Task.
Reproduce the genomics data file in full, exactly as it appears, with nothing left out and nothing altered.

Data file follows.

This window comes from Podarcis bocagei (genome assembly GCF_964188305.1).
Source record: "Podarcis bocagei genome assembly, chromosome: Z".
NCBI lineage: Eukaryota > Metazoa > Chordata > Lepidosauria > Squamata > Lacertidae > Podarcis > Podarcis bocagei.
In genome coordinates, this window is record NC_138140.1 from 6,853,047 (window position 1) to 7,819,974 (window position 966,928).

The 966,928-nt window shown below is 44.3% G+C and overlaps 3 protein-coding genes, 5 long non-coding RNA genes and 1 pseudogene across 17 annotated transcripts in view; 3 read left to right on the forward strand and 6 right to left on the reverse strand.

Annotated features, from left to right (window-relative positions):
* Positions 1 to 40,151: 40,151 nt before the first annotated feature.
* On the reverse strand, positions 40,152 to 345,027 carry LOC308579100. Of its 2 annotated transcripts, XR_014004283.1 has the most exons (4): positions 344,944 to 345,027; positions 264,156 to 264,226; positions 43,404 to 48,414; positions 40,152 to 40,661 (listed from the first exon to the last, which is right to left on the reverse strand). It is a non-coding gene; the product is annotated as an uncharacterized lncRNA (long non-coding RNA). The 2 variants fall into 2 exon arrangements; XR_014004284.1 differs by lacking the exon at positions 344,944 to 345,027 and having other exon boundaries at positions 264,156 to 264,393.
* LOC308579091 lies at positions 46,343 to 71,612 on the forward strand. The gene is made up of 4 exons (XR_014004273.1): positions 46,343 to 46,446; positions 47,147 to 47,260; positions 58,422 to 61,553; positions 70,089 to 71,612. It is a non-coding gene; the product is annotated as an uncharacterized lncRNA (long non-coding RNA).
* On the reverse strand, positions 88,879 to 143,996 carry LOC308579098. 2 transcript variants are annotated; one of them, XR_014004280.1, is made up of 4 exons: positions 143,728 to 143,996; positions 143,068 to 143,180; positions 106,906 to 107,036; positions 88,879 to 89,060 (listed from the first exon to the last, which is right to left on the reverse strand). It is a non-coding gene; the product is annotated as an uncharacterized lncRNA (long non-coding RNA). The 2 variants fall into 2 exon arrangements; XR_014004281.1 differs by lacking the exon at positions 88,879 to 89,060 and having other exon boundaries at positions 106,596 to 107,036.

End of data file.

This window comes from Podarcis bocagei (genome assembly GCF_964188305.1).
Source record: "Podarcis bocagei genome assembly, chromosome: Z".
NCBI lineage: Eukaryota > Metazoa > Chordata > Lepidosauria > Squamata > Lacertidae > Podarcis > Podarcis bocagei.
In genome coordinates, this window is record NC_138140.1 from 6,853,047 (window position 1) to 7,819,974 (window position 966,928).

The 966,928-nt window shown below is 44.3% G+C and overlaps 3 protein-coding genes, 5 long non-coding RNA genes and 1 pseudogene across 17 annotated transcripts in view; 3 read left to right on the forward strand and 6 right to left on the reverse strand.

Annotated features, from left to right (window-relative positions):
* Positions 1 to 40,151: 40,151 nt before the first annotated feature.
* On the reverse strand, positions 40,152 to 345,027 carry LOC308579100. Of its 2 annotated transcripts, XR_014004283.1 has the most exons (4): positions 344,944 to 345,027; positions 264,156 to 264,226; positions 43,404 to 48,414; positions 40,152 to 40,661 (listed from the first exon to the last, which is right to left on the reverse strand). It is a non-coding gene; the product is annotated as an uncharacterized lncRNA (long non-coding RNA). The 2 variants fall into 2 exon arrangements; XR_014004284.1 differs by lacking the exon at positions 344,944 to 345,027 and having other exon boundaries at positions 264,156 to 264,393.
* LOC308579091 lies at positions 46,343 to 71,612 on the forward strand. The gene is made up of 4 exons (XR_014004273.1): positions 46,343 to 46,446; positions 47,147 to 47,260; positions 58,422 to 61,553; positions 70,089 to 71,612. It is a non-coding gene; the product is annotated as an uncharacterized lncRNA (long non-coding RNA).
* On the reverse strand, positions 88,879 to 143,996 carry LOC308579098. 2 transcript variants are annotated; one of them, XR_014004280.1, is made up of 4 exons: positions 143,728 to 143,996; positions 143,068 to 143,180; positions 106,906 to 107,036; positions 88,879 to 89,060 (listed from the first exon to the last, which is right to left on the reverse strand). It is a non-coding gene; the product is annotated as an uncharacterized lncRNA (long non-coding RNA). The 2 variants fall into 2 exon arrangements; XR_014004281.1 differs by lacking the exon at positions 88,879 to 89,060 and having other exon boundaries at positions 106,596 to 107,036.